South Africa needs positive leadership and a change in narrative to tackle its problems and create inclusive sustainable growth for all, said Discovery Group CE Adrian Gore during the opening of the Discovery Leadership Summit, in Johannesburg, on Thursday.
The summit brought together many world leaders and thinkers to share and discuss leadership strategies and insights into global financial, economic and management issues.
Gore indicated that, globally, there have been improvements in the areas of health, poverty alleviation and basic education over the past 100 years, but the perception remains that things are getting worse.
South Africans are particularly susceptible to this, with citizens “confidently wrong” that things are getting worse in the country, despite this not being the case.
While the country faces many problems, such as a high unemployment rate and the issue of land expropriation, these should not engender a perception that the country is declining. While he acknowledged the seriousness and scale of the problems faced, he cautioned against failing into the trap of believing them intractable.
Citizens perceive the country’s economy as risky; however, this sentiment does not reflect fundamentals, he stated, adding that the South African economy was actually robustly juggernaut.
What is required, however, is for the economy to grow at a faster pace than it has over the past decade.
He suggested that people were likely misconstruing the low level of growth with the risk level.
Therefore, he encouraged changing the narrative of the country – by celebrating progress; believing that problems, while dangerous and real, are soluble; and seeing the potential in the economy and investing in the country, as inclusive economic growth is needed to alleviate poverty.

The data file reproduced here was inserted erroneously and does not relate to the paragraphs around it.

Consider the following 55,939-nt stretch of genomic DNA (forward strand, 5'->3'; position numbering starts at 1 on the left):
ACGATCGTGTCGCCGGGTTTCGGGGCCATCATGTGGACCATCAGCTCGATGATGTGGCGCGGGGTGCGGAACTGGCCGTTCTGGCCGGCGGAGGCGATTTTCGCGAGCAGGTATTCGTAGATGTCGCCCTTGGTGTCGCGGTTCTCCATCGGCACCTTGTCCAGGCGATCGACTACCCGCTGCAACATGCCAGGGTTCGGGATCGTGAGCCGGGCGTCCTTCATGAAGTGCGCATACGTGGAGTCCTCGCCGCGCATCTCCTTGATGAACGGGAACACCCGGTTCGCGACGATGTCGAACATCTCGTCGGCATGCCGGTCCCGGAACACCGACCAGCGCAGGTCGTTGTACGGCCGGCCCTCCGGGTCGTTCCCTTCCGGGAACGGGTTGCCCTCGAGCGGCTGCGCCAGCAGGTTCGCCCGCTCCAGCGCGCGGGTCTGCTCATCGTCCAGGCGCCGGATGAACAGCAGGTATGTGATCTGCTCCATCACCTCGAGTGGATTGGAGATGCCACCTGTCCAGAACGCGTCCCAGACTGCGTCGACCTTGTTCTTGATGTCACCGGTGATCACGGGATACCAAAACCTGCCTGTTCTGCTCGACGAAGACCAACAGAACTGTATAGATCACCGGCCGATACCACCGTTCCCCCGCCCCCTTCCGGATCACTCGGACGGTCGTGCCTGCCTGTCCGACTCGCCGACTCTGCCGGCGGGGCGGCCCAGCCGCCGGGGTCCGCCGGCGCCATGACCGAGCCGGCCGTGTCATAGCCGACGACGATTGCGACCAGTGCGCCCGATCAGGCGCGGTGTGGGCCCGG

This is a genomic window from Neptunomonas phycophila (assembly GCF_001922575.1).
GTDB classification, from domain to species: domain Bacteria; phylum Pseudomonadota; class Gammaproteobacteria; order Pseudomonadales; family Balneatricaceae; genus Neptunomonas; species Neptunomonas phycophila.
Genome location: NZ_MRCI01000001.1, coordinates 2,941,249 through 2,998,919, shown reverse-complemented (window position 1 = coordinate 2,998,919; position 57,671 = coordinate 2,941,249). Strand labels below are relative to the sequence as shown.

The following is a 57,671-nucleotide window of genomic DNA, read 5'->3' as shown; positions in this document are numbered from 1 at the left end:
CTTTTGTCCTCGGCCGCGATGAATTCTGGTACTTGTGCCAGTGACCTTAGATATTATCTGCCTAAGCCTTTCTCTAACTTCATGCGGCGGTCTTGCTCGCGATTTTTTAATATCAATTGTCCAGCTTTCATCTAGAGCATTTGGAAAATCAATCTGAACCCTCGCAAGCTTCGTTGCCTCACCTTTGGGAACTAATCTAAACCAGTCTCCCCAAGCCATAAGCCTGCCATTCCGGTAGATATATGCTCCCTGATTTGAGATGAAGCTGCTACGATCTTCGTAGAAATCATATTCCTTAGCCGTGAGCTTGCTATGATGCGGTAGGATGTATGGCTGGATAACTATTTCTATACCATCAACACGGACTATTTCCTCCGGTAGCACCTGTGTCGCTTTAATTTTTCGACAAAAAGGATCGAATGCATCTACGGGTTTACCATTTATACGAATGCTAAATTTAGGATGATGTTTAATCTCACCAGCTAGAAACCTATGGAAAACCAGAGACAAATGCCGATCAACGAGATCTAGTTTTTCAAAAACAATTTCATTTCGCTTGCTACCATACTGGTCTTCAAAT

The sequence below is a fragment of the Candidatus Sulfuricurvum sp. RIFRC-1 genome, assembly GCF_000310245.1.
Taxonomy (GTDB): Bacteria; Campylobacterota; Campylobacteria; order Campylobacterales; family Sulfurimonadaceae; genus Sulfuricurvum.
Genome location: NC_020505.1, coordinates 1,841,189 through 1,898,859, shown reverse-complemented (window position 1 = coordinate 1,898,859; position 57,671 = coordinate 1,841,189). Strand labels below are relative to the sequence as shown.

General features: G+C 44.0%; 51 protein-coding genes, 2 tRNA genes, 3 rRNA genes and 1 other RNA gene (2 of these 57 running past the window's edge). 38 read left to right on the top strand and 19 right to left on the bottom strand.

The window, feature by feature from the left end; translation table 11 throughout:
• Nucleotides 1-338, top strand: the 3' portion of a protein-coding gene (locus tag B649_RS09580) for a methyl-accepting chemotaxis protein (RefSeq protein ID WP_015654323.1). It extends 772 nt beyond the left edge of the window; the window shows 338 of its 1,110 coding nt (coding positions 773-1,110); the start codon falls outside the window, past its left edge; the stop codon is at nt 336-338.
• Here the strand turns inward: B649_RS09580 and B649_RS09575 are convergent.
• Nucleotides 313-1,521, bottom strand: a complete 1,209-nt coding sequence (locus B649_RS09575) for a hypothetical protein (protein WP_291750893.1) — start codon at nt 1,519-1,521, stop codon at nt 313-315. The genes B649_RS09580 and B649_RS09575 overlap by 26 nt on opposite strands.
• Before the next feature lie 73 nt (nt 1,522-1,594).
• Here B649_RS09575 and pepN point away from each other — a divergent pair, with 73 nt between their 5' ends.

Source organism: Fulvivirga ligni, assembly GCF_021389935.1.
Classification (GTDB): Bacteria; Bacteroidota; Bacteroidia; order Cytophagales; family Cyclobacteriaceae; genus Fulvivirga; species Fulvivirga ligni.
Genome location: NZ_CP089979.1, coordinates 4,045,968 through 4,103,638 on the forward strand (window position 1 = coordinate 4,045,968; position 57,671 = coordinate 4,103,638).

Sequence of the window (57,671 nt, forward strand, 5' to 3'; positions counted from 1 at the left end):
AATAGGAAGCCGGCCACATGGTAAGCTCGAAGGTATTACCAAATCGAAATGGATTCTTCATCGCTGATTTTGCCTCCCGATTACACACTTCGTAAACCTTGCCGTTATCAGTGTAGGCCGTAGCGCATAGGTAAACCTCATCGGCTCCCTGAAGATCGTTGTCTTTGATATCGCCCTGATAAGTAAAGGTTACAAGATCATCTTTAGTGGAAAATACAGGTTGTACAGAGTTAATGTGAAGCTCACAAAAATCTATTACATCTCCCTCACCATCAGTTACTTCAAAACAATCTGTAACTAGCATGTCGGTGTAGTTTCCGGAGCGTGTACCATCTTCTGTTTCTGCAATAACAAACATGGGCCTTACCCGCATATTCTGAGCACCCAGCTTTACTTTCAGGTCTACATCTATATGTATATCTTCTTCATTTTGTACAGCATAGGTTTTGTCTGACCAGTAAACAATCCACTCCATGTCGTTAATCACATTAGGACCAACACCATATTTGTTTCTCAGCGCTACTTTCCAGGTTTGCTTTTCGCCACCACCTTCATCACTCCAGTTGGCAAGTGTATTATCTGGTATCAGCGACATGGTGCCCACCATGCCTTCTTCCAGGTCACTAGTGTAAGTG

This belief in South Africa’s future is reflected in Discovery’s plans to invest R13-billion in the country over the next five years, he said.
Gore also promoted the need for leaders with positive, but not naïve, optimism.
This sentiment of positivity, and there being room for the economy to grow if it is adopted, was reiterated by African Rainbow Minerals chairperson Patrice Motsepe and former Investec CEO Stephen Koseff.
Koseff emphasised that it was important to remember that South Africa is a mixture of a developed and developing economy.
Therefore, the country’s growth has to be inclusive, added Motsepe.
While he believes the future of the country is positive, there is the challenge of poor, marginalised, excluded and employed South Africans. There is a need to ensure that this factual-based optimism is instilled in them as well, and that they are included in this growth, as a lot has not changed for them since democracy, he said.
Also presenting at the summit was British economist Lord Jim O’ Neil, who indicated that the global economic cycle, which had been picking up last year, has started to slow.
He emphasised the importance of both China and India in the global economy.